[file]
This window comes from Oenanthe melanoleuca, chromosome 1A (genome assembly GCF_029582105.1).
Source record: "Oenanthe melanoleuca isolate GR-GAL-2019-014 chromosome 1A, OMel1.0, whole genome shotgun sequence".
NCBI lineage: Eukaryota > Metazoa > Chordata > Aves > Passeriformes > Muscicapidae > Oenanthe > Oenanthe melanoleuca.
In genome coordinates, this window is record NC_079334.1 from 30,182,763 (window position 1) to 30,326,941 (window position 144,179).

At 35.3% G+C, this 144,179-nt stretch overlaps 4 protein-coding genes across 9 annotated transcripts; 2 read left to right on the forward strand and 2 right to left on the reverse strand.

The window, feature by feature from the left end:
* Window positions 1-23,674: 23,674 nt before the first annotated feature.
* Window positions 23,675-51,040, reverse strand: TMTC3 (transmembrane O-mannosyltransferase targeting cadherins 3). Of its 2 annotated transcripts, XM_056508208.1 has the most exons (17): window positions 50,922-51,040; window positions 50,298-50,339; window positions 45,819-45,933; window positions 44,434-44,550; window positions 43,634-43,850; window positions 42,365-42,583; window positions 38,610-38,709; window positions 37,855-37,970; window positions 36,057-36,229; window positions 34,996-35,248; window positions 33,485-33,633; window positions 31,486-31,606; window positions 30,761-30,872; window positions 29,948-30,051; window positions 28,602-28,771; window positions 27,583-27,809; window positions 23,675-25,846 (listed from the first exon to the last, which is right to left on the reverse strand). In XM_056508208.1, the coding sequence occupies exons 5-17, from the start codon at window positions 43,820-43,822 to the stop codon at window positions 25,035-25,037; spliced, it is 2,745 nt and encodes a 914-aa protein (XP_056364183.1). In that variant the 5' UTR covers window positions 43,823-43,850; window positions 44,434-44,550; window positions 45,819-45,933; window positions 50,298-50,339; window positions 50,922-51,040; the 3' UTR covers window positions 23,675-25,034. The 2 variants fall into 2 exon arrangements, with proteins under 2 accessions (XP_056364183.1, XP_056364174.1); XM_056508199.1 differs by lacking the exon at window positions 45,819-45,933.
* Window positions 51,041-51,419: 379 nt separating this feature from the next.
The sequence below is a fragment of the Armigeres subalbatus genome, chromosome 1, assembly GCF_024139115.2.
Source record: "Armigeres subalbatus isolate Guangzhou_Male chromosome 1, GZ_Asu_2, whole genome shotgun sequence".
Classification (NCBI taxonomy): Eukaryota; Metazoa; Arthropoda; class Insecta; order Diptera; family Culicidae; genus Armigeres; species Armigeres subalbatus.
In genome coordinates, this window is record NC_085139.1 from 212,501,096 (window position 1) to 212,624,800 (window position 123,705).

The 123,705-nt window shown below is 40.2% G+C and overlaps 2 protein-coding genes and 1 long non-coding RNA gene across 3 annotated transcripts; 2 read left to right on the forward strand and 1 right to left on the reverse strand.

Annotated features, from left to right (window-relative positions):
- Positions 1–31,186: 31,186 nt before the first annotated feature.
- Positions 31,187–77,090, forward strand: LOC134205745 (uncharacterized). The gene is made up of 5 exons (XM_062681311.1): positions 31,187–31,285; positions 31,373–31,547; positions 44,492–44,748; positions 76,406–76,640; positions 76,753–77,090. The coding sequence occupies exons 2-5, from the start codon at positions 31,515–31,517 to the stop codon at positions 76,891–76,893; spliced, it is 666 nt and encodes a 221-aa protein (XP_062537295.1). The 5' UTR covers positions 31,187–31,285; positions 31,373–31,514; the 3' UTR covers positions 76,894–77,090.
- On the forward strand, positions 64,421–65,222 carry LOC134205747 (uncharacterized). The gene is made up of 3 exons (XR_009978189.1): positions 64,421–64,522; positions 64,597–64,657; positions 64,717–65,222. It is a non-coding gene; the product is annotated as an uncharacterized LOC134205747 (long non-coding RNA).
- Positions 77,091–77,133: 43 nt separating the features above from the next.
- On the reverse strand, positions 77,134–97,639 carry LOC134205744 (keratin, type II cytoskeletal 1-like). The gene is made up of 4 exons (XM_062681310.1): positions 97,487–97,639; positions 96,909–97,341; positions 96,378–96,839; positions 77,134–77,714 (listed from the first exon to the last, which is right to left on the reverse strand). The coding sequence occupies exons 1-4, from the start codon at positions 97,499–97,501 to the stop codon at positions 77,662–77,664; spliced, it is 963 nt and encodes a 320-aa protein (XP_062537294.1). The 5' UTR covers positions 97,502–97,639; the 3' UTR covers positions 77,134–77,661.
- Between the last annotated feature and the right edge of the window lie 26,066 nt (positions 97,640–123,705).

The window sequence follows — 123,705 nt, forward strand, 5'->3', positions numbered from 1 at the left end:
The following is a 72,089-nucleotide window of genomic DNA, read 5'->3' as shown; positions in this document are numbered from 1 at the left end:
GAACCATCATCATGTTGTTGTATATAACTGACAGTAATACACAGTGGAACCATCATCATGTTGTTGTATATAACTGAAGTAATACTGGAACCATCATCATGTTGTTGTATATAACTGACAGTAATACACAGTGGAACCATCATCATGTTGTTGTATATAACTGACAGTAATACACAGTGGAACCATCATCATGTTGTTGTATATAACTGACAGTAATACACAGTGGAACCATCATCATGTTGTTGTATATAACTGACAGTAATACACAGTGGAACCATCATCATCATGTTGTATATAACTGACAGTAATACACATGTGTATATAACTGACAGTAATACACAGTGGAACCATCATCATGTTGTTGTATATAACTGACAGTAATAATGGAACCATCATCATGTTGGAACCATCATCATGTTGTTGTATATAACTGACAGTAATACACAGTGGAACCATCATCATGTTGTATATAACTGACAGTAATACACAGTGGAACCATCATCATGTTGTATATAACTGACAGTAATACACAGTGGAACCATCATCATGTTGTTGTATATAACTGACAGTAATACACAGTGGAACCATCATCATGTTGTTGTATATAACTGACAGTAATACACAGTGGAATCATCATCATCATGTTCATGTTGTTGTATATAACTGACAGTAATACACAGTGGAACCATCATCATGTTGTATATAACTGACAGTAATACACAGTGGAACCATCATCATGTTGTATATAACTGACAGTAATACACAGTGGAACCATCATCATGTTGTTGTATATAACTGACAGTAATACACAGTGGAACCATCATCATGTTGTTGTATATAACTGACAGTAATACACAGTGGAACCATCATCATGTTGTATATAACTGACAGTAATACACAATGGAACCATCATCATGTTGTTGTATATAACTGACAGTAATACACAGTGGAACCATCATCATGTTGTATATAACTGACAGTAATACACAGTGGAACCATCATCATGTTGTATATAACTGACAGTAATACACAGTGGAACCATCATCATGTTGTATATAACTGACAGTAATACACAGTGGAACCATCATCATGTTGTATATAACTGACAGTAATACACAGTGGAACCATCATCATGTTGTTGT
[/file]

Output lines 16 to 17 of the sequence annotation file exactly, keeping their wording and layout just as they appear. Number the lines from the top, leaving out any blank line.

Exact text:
- Positions 1–31,186: 31,186 nt before the first annotated feature.
- Positions 31,187–77,090, forward strand: LOC134205745 (uncharacterized). The gene is made up of 5 exons (XM_062681311.1): positions 31,187–31,285; positions 31,373–31,547; positions 44,492–44,748; positions 76,406–76,640; positions 76,753–77,090. The coding sequence occupies exons 2-5, from the start codon at positions 31,515–31,517 to the stop codon at positions 76,891–76,893; spliced, it is 666 nt and encodes a 221-aa protein (XP_062537295.1). The 5' UTR covers positions 31,187–31,285; positions 31,373–31,514; the 3' UTR covers positions 76,894–77,090.